The bulb moment for neurosurgeons arrived as they were making patient visits one morning in 2017.

“What we realized was that we weren’t doing as many emergency surgeries on Friday and Saturday nights at two in the morning,” Christopher Conner recalled with a smile from his hospital in Houston, the fourth. largest city in the United States.

“It’s probably because of Uber.”

A study of the app-based ridesharing service by researchers at the University of Texas Health Sciences Center validates the theory and was published on June 9 in the scientific journal JAMA Surgery.

It shows that using Uber and similar services in Houston reduced the number of traffic accident patients at the city’s two major Level 1 trauma hospitals, plunging 20.1% to 1 527 in 2019 against 1,911 in 2007, despite an increase in the population.

On Friday and Saturday nights, the change is even more pronounced, with the number of these patients dropping 23.8% since Uber entered the market in February 2014.

– An alternative at home –

The data shows that the reduction in the number of car accident victims applies to only one demographic group: people under 30, with a 38.9% drop in cases between 2013 and 2018.

Why? Members of this youth group are heavy users of Uber and competitor Lyft.

These apps provide an alternative for parties when partygoers might otherwise get behind the wheel while impaired, putting their lives and the lives of others at risk.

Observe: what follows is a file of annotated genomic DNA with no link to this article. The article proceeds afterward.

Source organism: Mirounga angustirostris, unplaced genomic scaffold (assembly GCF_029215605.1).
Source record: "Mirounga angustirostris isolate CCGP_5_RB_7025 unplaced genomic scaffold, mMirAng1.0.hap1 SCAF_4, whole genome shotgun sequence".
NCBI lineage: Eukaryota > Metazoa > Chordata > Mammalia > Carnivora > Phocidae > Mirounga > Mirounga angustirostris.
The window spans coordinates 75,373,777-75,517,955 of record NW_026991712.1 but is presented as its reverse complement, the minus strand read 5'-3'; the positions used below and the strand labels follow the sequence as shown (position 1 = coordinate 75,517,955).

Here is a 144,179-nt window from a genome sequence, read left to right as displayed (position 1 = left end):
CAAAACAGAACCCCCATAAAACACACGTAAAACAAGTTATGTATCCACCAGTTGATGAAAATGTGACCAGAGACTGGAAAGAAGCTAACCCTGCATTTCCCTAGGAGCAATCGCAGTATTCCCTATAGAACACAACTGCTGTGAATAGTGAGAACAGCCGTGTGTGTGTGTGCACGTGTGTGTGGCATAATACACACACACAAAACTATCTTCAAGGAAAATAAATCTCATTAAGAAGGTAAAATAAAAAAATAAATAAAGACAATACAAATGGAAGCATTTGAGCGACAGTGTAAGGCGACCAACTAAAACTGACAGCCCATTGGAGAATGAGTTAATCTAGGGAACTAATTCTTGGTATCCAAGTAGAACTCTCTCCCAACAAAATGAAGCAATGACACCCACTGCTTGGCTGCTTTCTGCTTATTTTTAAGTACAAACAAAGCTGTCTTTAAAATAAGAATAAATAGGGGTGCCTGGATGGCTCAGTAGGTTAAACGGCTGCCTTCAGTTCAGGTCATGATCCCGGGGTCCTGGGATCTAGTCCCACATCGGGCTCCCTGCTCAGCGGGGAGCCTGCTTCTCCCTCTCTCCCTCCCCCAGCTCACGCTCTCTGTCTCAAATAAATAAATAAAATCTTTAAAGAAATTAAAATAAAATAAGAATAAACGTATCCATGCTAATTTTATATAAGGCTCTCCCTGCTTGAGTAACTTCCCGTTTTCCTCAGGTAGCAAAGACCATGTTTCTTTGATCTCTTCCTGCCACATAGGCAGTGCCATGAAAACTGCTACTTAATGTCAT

“Since MVCs (motor vehicle crashes) are the leading cause of death in this age group, the increased use of carpooling services plays a role in preventing preventable injuries,” the study said.

For Conner, 35, the strength of the study lies in the use of two particularly reliable data sources.

– Granular data –

The statistic of 23,491 traffic accident admissions at the two Houston trauma centers dates back to 2007.

Most of the previous studies looked at “datasets that looked at deaths,” Conner said. His research focused on all patients with road accidents in hospitals.

“If they only suffer from a dislocated shoulder, they are included. If they have a very serious accident and unfortunately died, they will also be included,” he said.

The second data set in the study consisted of statistics provided by Uber on more than 24 million trips.

“We were able to see how many traumas were happening on an hourly basis and how many trips were happening on an hourly basis,” Conner said.

“And because we had that kind of temporal granularity, it meant we could do some really powerful testing.”

The researcher also looked at data regarding 248,485 arrests for “impaired driving”.

The numbers were stable until Uber entered the Houston market. They then fell, especially for cases taking place at the end of the week, with 1,089 convictions for such arrests on Friday in 2018, or 17.7% less than in 2007.

Mothers Against Drunk Driving applauded the new study.

“We knew from the start that carpooling helps to limit drinking and driving,” National President Alex Otte told AFP. “We knew that, but it’s really good to have the data to show it.”

Houston is a car-centric city due to its low density and large size – 16 times that of Paris – which creates difficulties in establishing an efficient public transport system.

The Uber study will be extended to other cities.

str / acb / bgs



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